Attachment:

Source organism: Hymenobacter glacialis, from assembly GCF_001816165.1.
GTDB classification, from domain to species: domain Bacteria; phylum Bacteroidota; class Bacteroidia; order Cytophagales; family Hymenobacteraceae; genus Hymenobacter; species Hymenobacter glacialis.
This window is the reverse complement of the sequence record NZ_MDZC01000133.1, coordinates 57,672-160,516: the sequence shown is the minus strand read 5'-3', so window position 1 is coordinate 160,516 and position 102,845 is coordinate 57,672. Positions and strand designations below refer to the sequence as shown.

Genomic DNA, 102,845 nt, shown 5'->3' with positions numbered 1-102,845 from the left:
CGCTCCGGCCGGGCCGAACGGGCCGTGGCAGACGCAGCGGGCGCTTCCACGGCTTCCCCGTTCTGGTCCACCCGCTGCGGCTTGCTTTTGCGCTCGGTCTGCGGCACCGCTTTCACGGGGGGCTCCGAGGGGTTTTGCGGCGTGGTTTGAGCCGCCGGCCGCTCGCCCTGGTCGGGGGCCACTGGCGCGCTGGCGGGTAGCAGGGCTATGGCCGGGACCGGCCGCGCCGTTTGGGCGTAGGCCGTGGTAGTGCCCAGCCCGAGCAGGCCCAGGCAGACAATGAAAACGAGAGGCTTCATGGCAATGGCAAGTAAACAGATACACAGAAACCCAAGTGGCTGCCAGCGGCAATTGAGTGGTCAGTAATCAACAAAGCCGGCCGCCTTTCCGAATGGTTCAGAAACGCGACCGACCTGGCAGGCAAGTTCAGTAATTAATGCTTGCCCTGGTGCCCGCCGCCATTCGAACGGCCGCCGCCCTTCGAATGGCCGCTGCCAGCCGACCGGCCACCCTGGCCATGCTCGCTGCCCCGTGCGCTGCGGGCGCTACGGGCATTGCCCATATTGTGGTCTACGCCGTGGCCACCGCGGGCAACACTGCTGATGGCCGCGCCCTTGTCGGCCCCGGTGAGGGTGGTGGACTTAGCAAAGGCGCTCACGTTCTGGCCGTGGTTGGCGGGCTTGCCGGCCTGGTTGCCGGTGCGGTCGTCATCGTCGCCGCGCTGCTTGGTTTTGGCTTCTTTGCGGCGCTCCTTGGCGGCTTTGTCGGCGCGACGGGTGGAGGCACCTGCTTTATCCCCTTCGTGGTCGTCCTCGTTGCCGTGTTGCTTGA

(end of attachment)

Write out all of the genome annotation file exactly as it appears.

Source organism: Hymenobacter glacialis, from assembly GCF_001816165.1.
GTDB classification, from domain to species: domain Bacteria; phylum Bacteroidota; class Bacteroidia; order Cytophagales; family Hymenobacteraceae; genus Hymenobacter; species Hymenobacter glacialis.
This window is the reverse complement of the sequence record NZ_MDZC01000133.1, coordinates 57,672-160,516: the sequence shown is the minus strand read 5'-3', so window position 1 is coordinate 160,516 and position 102,845 is coordinate 57,672. Positions and strand designations below refer to the sequence as shown.

Genomic DNA, 102,845 nt, shown 5'->3' with positions numbered 1-102,845 from the left:
CGCTCCGGCCGGGCCGAACGGGCCGTGGCAGACGCAGCGGGCGCTTCCACGGCTTCCCCGTTCTGGTCCACCCGCTGCGGCTTGCTTTTGCGCTCGGTCTGCGGCACCGCTTTCACGGGGGGCTCCGAGGGGTTTTGCGGCGTGGTTTGAGCCGCCGGCCGCTCGCCCTGGTCGGGGGCCACTGGCGCGCTGGCGGGTAGCAGGGCTATGGCCGGGACCGGCCGCGCCGTTTGGGCGTAGGCCGTGGTAGTGCCCAGCCCGAGCAGGCCCAGGCAGACAATGAAAACGAGAGGCTTCATGGCAATGGCAAGTAAACAGATACACAGAAACCCAAGTGGCTGCCAGCGGCAATTGAGTGGTCAGTAATCAACAAAGCCGGCCGCCTTTCCGAATGGTTCAGAAACGCGACCGACCTGGCAGGCAAGTTCAGTAATTAATGCTTGCCCTGGTGCCCGCCGCCATTCGAACGGCCGCCGCCCTTCGAATGGCCGCTGCCAGCCGACCGGCCACCCTGGCCATGCTCGCTGCCCCGTGCGCTGCGGGCGCTACGGGCATTGCCCATATTGTGGTCTACGCCGTGGCCACCGCGGGCAACACTGCTGATGGCCGCGCCCTTGTCGGCCCCGGTGAGGGTGGTGGACTTAGCAAAGGCGCTCACGTTCTGGCCGTGGTTGGCGGGCTTGCCGGCCTGGTTGCCGGTGCGGTCGTCATCGTCGCCGCGCTGCTTGGTTTTGGCTTCTTTGCGGCGCTCCTTGGCGGCTTTGTCGGCGCGACGGGTGGAGGCACCTGCTTTATCCCCTTCGTGGTCGTCCTCGTTGCCGTGTTGCTTGA